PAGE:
THE HAGUE–The Dutch marines stationed in St. Maarten have the full mandate to act harshly against looters and will apply force, if necessary, to maintain public order.
Dutch Prime Minister Mark Rutte and Minister of Home Affairs and Kingdom Relations Ronald Plasterk stated this during a press conference on Saturday. “Looters should be aware that we have the authority to act with force and that the marines will do so to keep the order. You don’t want to get in trouble with the Marines,” said Rutte following a meeting of the National Crisis Centre. The Dutch cabinet met about the St. Maarten situation for the third day in a row, and will meet again tomorrow, Sunday.
Rutte said that even though there was still a great sense of anxiety and extreme concern of the people in St. Maarten, the emergency assistance was progressing with speed, not only food and water wise, but also with more militaries on the ground. Early next week another 150 marines will be going to St. Maarten. “The situation is grim, which we don’t want. Hence, the strengthening of the military capacity and the harsh acting against looters.”
The Prime Minister said that a successful operation was carried out to evacuate the 65 dialysis patients. He said that this was a matter of life and death for these patients and that the Kingdom carried the responsibility for its patients. The next group to be evacuated are other urgent patients, pregnant women, small babies, elderly persons in need, the families of Defence personnel station on the island, family members of some government employees and a number of tourists. “The evacuation possibilities are limited, but we will try as hard as possible to get the people out. I will repeat what I have been saying every day: we will not abandon St. Maarten.”
The first priority of the Dutch Government is emergency relief, Rutte reiterated at Saturday’s press conference, when asked about the wish of many St. Maarteners to declare Marshall Law and to have the Netherlands take over the task of governing the island. He stressed that now was not the time to have a constitutional discussion on who does what. “St. Maarten is an autonomous country with its own responsibilities.”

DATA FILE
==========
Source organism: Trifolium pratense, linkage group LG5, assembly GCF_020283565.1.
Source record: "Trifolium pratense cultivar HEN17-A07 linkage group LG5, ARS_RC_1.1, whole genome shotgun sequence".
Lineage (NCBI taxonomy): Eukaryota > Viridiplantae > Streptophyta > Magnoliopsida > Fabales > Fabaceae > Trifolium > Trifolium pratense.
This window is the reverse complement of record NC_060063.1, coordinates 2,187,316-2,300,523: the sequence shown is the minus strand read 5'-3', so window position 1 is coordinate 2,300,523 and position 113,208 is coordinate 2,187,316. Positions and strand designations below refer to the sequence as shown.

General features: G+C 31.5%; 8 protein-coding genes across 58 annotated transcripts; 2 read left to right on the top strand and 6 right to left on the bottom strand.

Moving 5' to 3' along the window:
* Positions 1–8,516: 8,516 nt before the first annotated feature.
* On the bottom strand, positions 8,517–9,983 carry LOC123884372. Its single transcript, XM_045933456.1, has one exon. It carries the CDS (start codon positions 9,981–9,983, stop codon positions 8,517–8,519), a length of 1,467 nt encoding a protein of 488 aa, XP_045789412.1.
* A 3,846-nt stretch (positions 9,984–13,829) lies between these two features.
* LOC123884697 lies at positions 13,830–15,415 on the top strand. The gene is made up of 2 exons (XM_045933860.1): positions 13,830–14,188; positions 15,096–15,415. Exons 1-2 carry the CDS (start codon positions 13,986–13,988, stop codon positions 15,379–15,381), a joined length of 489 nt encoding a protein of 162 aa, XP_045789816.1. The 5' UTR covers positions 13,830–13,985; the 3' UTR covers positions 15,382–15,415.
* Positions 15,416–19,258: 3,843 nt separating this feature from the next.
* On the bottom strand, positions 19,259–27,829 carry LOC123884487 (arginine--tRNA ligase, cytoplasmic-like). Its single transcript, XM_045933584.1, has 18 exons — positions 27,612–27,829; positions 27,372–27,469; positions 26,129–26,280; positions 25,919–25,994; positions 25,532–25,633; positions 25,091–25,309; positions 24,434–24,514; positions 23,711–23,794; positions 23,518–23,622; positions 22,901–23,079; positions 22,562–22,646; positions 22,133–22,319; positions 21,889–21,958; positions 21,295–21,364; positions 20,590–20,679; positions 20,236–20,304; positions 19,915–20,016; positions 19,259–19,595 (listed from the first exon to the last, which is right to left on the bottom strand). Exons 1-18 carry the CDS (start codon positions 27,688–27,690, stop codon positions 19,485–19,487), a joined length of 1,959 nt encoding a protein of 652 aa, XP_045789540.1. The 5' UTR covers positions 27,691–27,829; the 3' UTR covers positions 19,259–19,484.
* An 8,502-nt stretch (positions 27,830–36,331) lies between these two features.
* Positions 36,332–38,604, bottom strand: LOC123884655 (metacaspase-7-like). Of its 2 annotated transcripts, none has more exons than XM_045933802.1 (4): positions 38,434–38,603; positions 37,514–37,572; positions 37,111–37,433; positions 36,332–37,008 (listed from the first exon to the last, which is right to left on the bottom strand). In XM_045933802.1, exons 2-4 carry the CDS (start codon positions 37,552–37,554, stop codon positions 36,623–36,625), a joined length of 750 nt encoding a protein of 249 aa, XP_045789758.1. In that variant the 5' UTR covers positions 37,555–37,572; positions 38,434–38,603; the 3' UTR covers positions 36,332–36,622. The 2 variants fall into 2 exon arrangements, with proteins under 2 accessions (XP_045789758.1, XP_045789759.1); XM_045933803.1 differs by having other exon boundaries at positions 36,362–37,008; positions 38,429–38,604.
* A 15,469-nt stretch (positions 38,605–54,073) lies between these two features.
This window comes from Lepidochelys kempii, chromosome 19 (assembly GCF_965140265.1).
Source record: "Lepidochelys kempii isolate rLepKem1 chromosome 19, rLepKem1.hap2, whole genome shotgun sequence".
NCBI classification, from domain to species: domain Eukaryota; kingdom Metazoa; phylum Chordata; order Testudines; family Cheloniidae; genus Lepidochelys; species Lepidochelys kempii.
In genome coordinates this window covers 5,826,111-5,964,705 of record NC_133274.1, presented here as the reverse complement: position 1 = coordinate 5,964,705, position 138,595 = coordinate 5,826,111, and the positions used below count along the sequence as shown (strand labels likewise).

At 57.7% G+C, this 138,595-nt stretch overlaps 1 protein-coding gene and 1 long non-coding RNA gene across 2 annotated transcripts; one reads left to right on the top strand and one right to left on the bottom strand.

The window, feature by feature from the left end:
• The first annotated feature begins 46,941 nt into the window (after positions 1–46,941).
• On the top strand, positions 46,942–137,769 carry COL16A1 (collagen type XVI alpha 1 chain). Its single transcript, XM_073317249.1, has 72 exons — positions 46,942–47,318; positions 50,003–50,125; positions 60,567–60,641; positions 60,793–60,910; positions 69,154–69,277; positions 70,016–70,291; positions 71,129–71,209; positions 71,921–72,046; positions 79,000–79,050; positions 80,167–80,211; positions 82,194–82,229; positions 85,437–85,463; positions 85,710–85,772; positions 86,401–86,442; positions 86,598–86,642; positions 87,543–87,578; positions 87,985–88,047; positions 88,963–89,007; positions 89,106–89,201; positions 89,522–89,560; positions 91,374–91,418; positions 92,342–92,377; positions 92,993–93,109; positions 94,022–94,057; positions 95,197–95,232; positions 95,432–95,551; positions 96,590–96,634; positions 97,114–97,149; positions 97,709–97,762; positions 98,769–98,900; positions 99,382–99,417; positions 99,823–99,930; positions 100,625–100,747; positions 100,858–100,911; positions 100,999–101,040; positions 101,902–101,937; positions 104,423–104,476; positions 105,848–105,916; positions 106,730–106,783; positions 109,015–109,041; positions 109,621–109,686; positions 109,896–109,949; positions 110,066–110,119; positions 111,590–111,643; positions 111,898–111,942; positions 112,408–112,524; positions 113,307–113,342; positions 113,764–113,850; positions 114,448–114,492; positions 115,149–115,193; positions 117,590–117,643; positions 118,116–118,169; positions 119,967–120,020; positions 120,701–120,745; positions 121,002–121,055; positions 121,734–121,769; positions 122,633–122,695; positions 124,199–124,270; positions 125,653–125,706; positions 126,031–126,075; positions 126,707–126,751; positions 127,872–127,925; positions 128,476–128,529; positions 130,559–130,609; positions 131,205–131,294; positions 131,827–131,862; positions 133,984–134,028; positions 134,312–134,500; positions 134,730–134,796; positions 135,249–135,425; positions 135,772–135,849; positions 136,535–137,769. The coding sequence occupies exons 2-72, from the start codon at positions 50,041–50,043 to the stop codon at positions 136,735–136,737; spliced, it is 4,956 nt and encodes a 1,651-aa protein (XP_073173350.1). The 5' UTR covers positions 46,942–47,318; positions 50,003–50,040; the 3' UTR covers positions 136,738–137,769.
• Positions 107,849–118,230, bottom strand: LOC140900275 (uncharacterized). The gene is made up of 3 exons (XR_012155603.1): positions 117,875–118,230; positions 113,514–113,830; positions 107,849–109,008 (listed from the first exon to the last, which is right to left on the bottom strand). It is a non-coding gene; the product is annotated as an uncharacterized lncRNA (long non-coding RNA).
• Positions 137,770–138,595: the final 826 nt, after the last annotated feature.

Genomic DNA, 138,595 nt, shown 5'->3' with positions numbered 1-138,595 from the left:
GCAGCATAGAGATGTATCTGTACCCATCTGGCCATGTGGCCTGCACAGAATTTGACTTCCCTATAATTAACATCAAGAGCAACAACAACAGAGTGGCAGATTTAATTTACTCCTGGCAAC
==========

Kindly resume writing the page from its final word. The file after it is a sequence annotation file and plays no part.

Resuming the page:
King Willem-Alexander and Minister Plasterk will be leaving for Curaçao on Sunday and will visit St. Maarten, St. Eustatius and Saba as soon as possible. “The King’s visit will hopefully put the people a bit at ease. He wants to show the people that the Netherlands is there for them,” said Rutte. The King stated in a short TV interview Friday that he and Queen Máxima are with the people of the islands. “It is devastating what has happened. Our hearts go out to the people,” said the King.
Plasterk stated during the press conference on Saturday that there was some communication now, even though very limited. He explained that the people have been informed via radio, flyers and megaphone of Hurricane José’s approaching. He said that an estimated 70 per cent of the homes and buildings were heavily damaged. Electricity was restored in a few areas and the main roads have been cleared.
Royal Dutch Airlines KLM made a cargo aircraft available which left for Curaçao on Saturday morning with relief supplies of the Red Cross. The aircraft of KLM Martin Air Cargo can move 60 tons of freight. The relief supplies will be flown to St. Maarten in smaller aircraft.
KLM President and CEO Pieter Elbers stated that the airline fully supports St. Maarten and expressed solidarity with the St. Maarten people, also on behalf of his personnel. “The islands are a special destination for KLM which we very much care about. We are with the people of St. Maarten,” he stated in a press release.
The goods on the KLM Martin Air cargo aircraft were funded with donations that the Red Cross has received. By Friday, the Red Cross had already collected 850,000 euros for St. Maarten, and this figure will continue to rise in the coming days. A delegation of Red Cross personnel left for Curaçao on Friday and will be transferred to St. Maarten as soon as possible.
St. Maarten will need financial assistance because it can never get out of this state without structural help, said Chairman of the Committee for Financial Supervision CFT Raymond Gradus on Saturday in an interview with deVolkskrant newspaper. “St. Maarten will need budget support or the possibility of acquiring low-interest loans,” he said.
St. Maarten’s financial resilience is limited and carrying the millions that are needed to rebuild the island cannot be provided by the local government, especially when considering that the destruction caused by Hurricane Luis in 1995 amounted to about US $2 billion.
Gradus, who was in St. Maarten up to last week Sunday for his first official visit, pointed out the importance of the upcoming tourist season. He said that with a failed tourist season and the loss of income of the people would result in reduced revenue for government, which means that there would be even fewer funds for the reconstruction.
Source: The Daily Herald https://www.thedailyherald.sx/islands/69255-marines-to-act-harshly-against-looters